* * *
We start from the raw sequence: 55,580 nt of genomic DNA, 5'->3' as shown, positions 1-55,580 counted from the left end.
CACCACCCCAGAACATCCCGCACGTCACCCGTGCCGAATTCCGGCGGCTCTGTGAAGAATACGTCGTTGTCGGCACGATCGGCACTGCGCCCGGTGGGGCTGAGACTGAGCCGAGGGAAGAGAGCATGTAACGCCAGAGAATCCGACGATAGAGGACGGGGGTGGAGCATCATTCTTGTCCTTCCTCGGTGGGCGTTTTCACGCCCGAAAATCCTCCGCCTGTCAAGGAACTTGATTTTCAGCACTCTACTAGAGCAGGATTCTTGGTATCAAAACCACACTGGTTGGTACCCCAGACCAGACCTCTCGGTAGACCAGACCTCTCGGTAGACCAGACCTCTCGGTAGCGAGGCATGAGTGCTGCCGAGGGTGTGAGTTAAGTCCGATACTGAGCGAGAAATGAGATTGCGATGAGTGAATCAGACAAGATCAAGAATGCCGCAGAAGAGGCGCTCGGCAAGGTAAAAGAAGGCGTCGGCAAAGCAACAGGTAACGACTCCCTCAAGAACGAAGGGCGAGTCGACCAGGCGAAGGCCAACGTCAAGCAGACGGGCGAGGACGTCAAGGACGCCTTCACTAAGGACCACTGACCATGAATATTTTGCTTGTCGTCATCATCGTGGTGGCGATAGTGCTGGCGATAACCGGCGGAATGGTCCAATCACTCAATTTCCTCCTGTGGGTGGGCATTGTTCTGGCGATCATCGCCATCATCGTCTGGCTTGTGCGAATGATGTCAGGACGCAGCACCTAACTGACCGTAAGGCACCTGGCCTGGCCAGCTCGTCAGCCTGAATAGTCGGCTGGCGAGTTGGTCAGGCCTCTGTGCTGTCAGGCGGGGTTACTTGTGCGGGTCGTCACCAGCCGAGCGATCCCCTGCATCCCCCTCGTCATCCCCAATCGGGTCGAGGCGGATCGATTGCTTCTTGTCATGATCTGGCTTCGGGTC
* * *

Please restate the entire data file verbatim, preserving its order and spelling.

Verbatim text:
We start from the raw sequence: 55,580 nt of genomic DNA, 5'->3' as shown, positions 1-55,580 counted from the left end.
CACCACCCCAGAACATCCCGCACGTCACCCGTGCCGAATTCCGGCGGCTCTGTGAAGAATACGTCGTTGTCGGCACGATCGGCACTGCGCCCGGTGGGGCTGAGACTGAGCCGAGGGAAGAGAGCATGTAACGCCAGAGAATCCGACGATAGAGGACGGGGGTGGAGCATCATTCTTGTCCTTCCTCGGTGGGCGTTTTCACGCCCGAAAATCCTCCGCCTGTCAAGGAACTTGATTTTCAGCACTCTACTAGAGCAGGATTCTTGGTATCAAAACCACACTGGTTGGTACCCCAGACCAGACCTCTCGGTAGACCAGACCTCTCGGTAGACCAGACCTCTCGGTAGCGAGGCATGAGTGCTGCCGAGGGTGTGAGTTAAGTCCGATACTGAGCGAGAAATGAGATTGCGATGAGTGAATCAGACAAGATCAAGAATGCCGCAGAAGAGGCGCTCGGCAAGGTAAAAGAAGGCGTCGGCAAAGCAACAGGTAACGACTCCCTCAAGAACGAAGGGCGAGTCGACCAGGCGAAGGCCAACGTCAAGCAGACGGGCGAGGACGTCAAGGACGCCTTCACTAAGGACCACTGACCATGAATATTTTGCTTGTCGTCATCATCGTGGTGGCGATAGTGCTGGCGATAACCGGCGGAATGGTCCAATCACTCAATTTCCTCCTGTGGGTGGGCATTGTTCTGGCGATCATCGCCATCATCGTCTGGCTTGTGCGAATGATGTCAGGACGCAGCACCTAACTGACCGTAAGGCACCTGGCCTGGCCAGCTCGTCAGCCTGAATAGTCGGCTGGCGAGTTGGTCAGGCCTCTGTGCTGTCAGGCGGGGTTACTTGTGCGGGTCGTCACCAGCCGAGCGATCCCCTGCATCCCCCTCGTCATCCCCAATCGGGTCGAGGCGGATCGATTGCTTCTTGTCATGATCTGGCTTCGGGTC